The government's newly launched campaign to help domestic abuse victims amid the coronavirus crisis has been fiercely criticised by frontline service providers for failing to tackle the scale of the problem.
Priti Patel, the home secretary, launched a campaign on Saturday to highlight the fact support services are still available to help victims cooped up with their abusive partners during the lockdown.
The campaign comes after visits to the UK’s online national domestic abuse service surged by 700 per cent in a single day in the wake of the Covid-19 outbreak, and calls rose 120 per cent on the same day.
Ms Patel pledged £2m to boost online support services and helplines for victims – a small proportion of the £48.2m emergency cash injection which Women’s Aid has been campaigning for the government to implement to help services buckling under the strain of the pandemic.
The government’s campaign, which uses the hashtag #YouAreNotAlone, urges people to share a "handprint embossed with a heart" on social media or in the windows of their home with a link to the support on offer for domestic abuse victims. Critics on Twitter have poked fun at the idea for a handprint embossed with a heart.
Frontline service providers in the domestic abuse sector hit out at the government's campaign and argued it failed to help cash-strapped refuges which are already operating on a shoestring due to Conservative Party austerity measures.
Charlotte Kneer, chief executive of Reigate and Banstead Women’s Aid refuge in Surrey, told The Independent: “During this lockdown the scale of abuse happening in homes across the UK is enormous. I strongly caution anyone who thinks a social media campaign with a small amount of funding for the first line of response is anywhere near enough. It doesn’t even come close.
“What really concerns me is that victims may get the telephone answered when they first call but there is no long term strategy here. Specialist services that support and provide safety for victims of domestic abuse are already on their knees after years of funding cuts and are struggling to cope with demand as it is.
"If six out of 10 women on a ‘normal’ day can’t even get a refuge space, what will happen to all the deserving victims coming forward after being imprisoned during weeks of lockdown with their abuser?
“I do not want to be part of a system that fails anyone who has the courage to come forward hoping for help. I want to be part of a system that has capacity and has thought out a proper strategy for helping those that need it.”
Ms Kneer, a domestic abuse survivor whose violent partner was jailed for seven years in 2011, said the rise in reports of domestic abuse amid the coronavirus crisis was “heartbreaking but not surprising”.
Mandu Reid, leader of the Women’s Equality Party, also hit out at the government’s campaign and said the additional £2m for online services and helplines is a "drop in the ocean".
She said: “Despite stark advance warnings from other countries, the government’s lack of action on domestic abuse until three weeks into lockdown has already cost lives. If it is not addressed, the escalation of abuse during this period will take a terrible toll that will reverberate in families, communities and our society for years to come.”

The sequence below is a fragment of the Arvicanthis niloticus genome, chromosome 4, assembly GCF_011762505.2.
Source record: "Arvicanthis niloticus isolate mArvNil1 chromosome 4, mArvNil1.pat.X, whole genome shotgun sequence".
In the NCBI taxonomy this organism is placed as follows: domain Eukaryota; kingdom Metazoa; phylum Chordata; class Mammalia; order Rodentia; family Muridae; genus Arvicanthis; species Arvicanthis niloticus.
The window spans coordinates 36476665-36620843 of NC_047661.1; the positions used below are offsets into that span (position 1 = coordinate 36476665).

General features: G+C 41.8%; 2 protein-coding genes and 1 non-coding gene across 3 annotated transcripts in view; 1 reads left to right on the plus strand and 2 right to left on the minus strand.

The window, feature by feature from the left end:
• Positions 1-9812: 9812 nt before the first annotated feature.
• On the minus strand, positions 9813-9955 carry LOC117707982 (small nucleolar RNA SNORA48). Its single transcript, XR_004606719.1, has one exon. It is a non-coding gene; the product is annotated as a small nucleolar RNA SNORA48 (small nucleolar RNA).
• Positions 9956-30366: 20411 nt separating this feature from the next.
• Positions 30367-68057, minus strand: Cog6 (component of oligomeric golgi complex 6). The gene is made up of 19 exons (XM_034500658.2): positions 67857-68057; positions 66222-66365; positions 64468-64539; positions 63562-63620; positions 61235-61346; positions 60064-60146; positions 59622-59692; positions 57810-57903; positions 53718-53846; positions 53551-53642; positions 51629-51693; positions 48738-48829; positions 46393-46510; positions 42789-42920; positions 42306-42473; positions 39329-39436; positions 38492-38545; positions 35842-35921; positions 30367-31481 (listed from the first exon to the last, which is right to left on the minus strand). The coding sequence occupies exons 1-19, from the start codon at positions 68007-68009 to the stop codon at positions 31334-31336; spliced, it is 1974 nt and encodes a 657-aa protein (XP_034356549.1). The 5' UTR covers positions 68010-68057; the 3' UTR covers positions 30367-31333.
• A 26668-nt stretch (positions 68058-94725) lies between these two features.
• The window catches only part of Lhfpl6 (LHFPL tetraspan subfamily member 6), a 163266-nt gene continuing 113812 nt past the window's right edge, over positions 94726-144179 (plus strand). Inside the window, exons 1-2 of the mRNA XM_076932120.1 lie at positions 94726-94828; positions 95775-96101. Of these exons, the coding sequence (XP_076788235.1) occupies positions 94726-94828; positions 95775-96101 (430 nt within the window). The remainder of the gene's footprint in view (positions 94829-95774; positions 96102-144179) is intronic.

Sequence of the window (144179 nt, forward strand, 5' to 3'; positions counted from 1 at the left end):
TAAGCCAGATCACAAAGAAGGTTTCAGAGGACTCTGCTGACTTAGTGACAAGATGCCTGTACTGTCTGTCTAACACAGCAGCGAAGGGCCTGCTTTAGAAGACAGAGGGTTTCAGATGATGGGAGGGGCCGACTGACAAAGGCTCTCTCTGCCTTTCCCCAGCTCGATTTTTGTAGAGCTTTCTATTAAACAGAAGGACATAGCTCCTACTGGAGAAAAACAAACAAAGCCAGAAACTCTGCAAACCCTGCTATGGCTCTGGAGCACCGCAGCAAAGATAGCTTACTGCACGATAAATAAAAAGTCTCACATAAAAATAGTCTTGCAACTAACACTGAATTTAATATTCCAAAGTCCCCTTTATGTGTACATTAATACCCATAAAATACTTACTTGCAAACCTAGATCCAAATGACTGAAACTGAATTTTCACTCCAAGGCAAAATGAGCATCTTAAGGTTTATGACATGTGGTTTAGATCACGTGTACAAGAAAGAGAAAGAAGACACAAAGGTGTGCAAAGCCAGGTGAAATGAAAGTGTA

Women’s Aid found 84 per cent of services said they had been forced to either reduce or totally cancel one or more services in the wake of the pandemic in a survey of 45 local domestic abuse services. Around 70 per cent of services voiced fears around future loss of income from fundraising.
Local authority spending on refuges for domestic abuse survivors was cut from £31.2m in 2010 to £23.9m in 2017 – meaning several were forced to shut.
Sandra Horley, chief executive of Refuge, the UK’s biggest domestic abuse charity and largest provider of shelters for victims, said: “Last week, following a targeted media push, on Monday 6 April, calls to Refuge’s National Domestic Abuse Helpline soared by 120 per cent and visits to our Helpline website rose by a phenomenal 700 per cent compared to the previous day.
“This demonstrates the sheer scale of need for frontline domestic abuse services. What is needed now, more than ever, is to ensure every woman experiencing domestic abuse is aware of the confidential support available. Women are not alone. Refuge stands with you today, tomorrow and in the future.”
Ms Patel has previously drawn attention to the fact domestic abuse victims are permitted to leave home to escape their partners or ask for help despite the government’s social distancing rules.
Charities recently told The Independent they are offering online support to domestic abuse victims forced to isolate with their partners, while frontline service warned a perpetrator’s abuse may be magnified by the turmoil unleashed by the Covid-19 emergency.
Campaigners around the world say domestic abuse has rocketed as social isolation measures have been rolled out. Police in the UK have reported a rise in domestic violence incidents directly linked to coronavirus chaos, while China saw a threefold increase in cases of domestic abuse reported to police stations in February in comparison with the year before.
Anyone who requires help or support can contact the National Domestic Abuse Helpline which is open 24/7 365 days per year on 0808 2000 247 or via their website https://www.nationaldahelpline.org.uk/